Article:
Shalamov himself left a body of poetry that, as Donald Rayfield has said, belongs to an earlier century than his prose. Jorge Luis Borges and Ivan Bunin are other examples of twentieth-century authors of innovative prose whose poems for the greater part read like imitations of their fin de siècle predecessors. Shalamov’s stylistic ideals are “early Pasternak and late Pushkin,” and it is Pushkin above all who in his eyes provides a moral and aesthetic antidote to the nineteenth century: to its sentimentality, its distended forms and messianic delusions. Shalamov’s critical essays on poets show him to be an acutely sensitive reader and rigorous analyst of the poetic form, notably patterns of sound repetition and intonation. Svetlana Boym wrote incisively about Shalamov’s use of intonation in prose to counteract the wooden speech, the novoyaz or newspeak of his era. His own poems are well built, honest, and relentless, but it is in his prose that Shalamov’s ear is most exquisitely employed in catching living speech rhythms, desolate cadences of event and emotion in which the pitch patterns of the speaker’s voice, moving against the warp of novoyaz, expose the false harmony imposed in the camp universe.

In 2007, on the centenary of Shalamov’s birth, an exhibition devoted to his life and work took place at the Memorial Society in Moscow. During a discussion organized as part of the commemoration, the critic Ilya Kukulin spoke of the distance between Shalamov’s prose and poetry in terms of the author’s discovery in prose that the formal harmony and order he sought in his poems existed in the world of the gulag only in a malignant form; in Mandelstam’s words, “In the undergrowth a serpent breathes / The golden measure of the age.” In the last of Shalamov’s Kolyma stories, “Riva-Rocci,” we read that “even third-class camps need flowers and symmetry.” Where poetry appears as a natural, even vital human impulse, as in the story “Athenian Nights,” it is interrupted by the incursion of a vindictive superior. This story begins with a curious presentation of what Shalamov cites as “man’s four basic feelings,” listed in Thomas More’s Utopia, “that, when satisfied, provide the highest form of bliss”: eating, sex, urinating, and defecating. It is these urges men are prevented from satisfying properly in the camp. To this list Shalamov adds poetry, also a physical need that manifests itself as soon as the immediate threat of death recedes slightly.

In fact More does not sum up human needs in quite this way; in a chapter titled “Of the Travelling of the Utopians” we are told that they “divide the pleasures of the body into two sorts—the one is that which gives our senses some real delight, and is performed either by recruiting Nature and supplying those parts which feed the internal heat of life by eating and drinking, or when Nature is eased of any surcharge that oppresses it, when we are relieved from sudden pain, or that which arises from satisfying the appetite which Nature has wisely given to lead us to the propagation of the species.” Significantly, More also includes in the top Utopian pleasures the enjoyment of music, which “strikes the mind with generous impressions.” But Shalamov’s argument for poetry is different: it is as vital to prisoners as food, so that even if gathering for recitations in the bandaging room of the camp hospital exposes them to the danger of discovery and punishment, they continue to meet until they are prevented by the imposter “Dr. Doctor.” They recite Pushkin, Mandelstam, and Akhmatova to one another not because they are sublimating or rising above their physical needs but because poetry can aid the return of “goners” to the world of the living.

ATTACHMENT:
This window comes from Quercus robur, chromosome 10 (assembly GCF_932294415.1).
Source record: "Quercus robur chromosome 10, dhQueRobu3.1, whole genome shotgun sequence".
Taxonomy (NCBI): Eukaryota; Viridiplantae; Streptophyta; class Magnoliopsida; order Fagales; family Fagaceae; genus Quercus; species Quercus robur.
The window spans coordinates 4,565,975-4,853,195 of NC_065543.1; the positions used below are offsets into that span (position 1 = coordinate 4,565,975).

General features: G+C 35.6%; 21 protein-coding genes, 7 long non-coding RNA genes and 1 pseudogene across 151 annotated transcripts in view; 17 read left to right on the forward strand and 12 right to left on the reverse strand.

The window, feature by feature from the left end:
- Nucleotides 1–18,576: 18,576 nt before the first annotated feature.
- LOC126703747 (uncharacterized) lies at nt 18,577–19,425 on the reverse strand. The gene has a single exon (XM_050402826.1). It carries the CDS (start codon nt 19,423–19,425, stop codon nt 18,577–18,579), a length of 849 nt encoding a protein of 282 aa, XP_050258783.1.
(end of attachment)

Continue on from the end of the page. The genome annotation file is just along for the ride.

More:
Shalamov’s Kolyma stories are an astonishing achievement in a tradition of high art that surprises by surviving and describing the very conditions created to destroy it. In Shalamov’s own account, when he wrote he paced and raged in his room, weeping and shouting, saying every story aloud. Most of his best stories, he told Sirotinskaya, “were written in one go, or rather, copied from a draft only once.” They were intentionally left unpolished, in a conventional sense unfinished, meant to retain the rough edges that proved they had been torn whole from real experience. How Shalamov found the strength to carry out this arduous labor after almost two decades of crippling prison life and exile, in impoverished isolation and recurrent physical and mental pain, with no hope of recognition or publication, without the slightest compromise with a timid post-Stalinist literary establishment and without allowing himself to be used as a pawn in the Cold War, is one of the miracles of modern literature.


Alissa Valles is the author, most recently, of the poetry collection Hospitium. Her translations include Zbigniew Herbert’s Collected Poems and Collected Prose, Ryszard Krynicki’s Our Life Grows, and Józef Czapski’s Memories of Starobielsk, forthcoming from NYRB Classics this year.

From Sketches of the Criminal World: Further Kolyma Stories, by Varlam Shalamov, translated from the Russian by Donald Rayfield, published by New York Review Books. Introduction copyright © 2020 by Alissa Valles.